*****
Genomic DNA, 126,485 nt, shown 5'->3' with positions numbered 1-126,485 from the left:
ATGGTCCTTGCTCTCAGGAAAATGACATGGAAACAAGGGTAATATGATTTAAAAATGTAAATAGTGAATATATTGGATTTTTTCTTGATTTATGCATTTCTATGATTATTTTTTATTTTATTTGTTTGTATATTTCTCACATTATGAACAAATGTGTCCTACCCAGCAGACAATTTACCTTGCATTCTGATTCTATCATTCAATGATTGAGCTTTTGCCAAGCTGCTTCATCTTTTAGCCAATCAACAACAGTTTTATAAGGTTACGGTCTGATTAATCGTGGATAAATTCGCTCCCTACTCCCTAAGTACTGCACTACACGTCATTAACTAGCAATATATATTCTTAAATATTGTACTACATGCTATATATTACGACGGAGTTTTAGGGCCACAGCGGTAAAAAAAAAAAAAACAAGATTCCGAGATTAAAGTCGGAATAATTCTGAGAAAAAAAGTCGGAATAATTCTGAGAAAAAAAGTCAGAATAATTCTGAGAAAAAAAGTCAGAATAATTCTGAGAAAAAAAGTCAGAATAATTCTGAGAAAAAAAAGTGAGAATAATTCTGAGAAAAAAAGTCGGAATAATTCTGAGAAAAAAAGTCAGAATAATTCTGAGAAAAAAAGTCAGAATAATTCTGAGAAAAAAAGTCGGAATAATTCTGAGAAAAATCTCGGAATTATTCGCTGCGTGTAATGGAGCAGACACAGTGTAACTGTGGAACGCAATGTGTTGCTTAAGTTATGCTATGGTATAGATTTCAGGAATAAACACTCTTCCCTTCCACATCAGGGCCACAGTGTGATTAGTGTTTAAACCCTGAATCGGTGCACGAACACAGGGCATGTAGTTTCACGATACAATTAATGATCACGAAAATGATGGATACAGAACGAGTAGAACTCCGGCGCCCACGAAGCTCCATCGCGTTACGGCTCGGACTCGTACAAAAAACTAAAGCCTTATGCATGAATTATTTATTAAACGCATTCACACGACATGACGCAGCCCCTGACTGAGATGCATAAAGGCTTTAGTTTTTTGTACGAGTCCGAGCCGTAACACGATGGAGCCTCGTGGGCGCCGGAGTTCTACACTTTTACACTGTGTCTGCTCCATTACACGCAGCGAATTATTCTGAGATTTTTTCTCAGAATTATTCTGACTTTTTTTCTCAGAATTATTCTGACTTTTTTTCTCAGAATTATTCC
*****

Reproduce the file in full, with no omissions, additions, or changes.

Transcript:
Genomic DNA, 126,485 nt, shown 5'->3' with positions numbered 1-126,485 from the left:
ATGGTCCTTGCTCTCAGGAAAATGACATGGAAACAAGGGTAATATGATTTAAAAATGTAAATAGTGAATATATTGGATTTTTTCTTGATTTATGCATTTCTATGATTATTTTTTATTTTATTTGTTTGTATATTTCTCACATTATGAACAAATGTGTCCTACCCAGCAGACAATTTACCTTGCATTCTGATTCTATCATTCAATGATTGAGCTTTTGCCAAGCTGCTTCATCTTTTAGCCAATCAACAACAGTTTTATAAGGTTACGGTCTGATTAATCGTGGATAAATTCGCTCCCTACTCCCTAAGTACTGCACTACACGTCATTAACTAGCAATATATATTCTTAAATATTGTACTACATGCTATATATTACGACGGAGTTTTAGGGCCACAGCGGTAAAAAAAAAAAAAACAAGATTCCGAGATTAAAGTCGGAATAATTCTGAGAAAAAAAGTCGGAATAATTCTGAGAAAAAAAGTCAGAATAATTCTGAGAAAAAAAGTCAGAATAATTCTGAGAAAAAAAGTCAGAATAATTCTGAGAAAAAAAAGTGAGAATAATTCTGAGAAAAAAAGTCGGAATAATTCTGAGAAAAAAAGTCAGAATAATTCTGAGAAAAAAAGTCAGAATAATTCTGAGAAAAAAAGTCGGAATAATTCTGAGAAAAATCTCGGAATTATTCGCTGCGTGTAATGGAGCAGACACAGTGTAACTGTGGAACGCAATGTGTTGCTTAAGTTATGCTATGGTATAGATTTCAGGAATAAACACTCTTCCCTTCCACATCAGGGCCACAGTGTGATTAGTGTTTAAACCCTGAATCGGTGCACGAACACAGGGCATGTAGTTTCACGATACAATTAATGATCACGAAAATGATGGATACAGAACGAGTAGAACTCCGGCGCCCACGAAGCTCCATCGCGTTACGGCTCGGACTCGTACAAAAAACTAAAGCCTTATGCATGAATTATTTATTAAACGCATTCACACGACATGACGCAGCCCCTGACTGAGATGCATAAAGGCTTTAGTTTTTTGTACGAGTCCGAGCCGTAACACGATGGAGCCTCGTGGGCGCCGGAGTTCTACACTTTTACACTGTGTCTGCTCCATTACACGCAGCGAATTATTCTGAGATTTTTTCTCAGAATTATTCTGACTTTTTTTCTCAGAATTATTCTGACTTTTTTTCTCAGAATTATTCC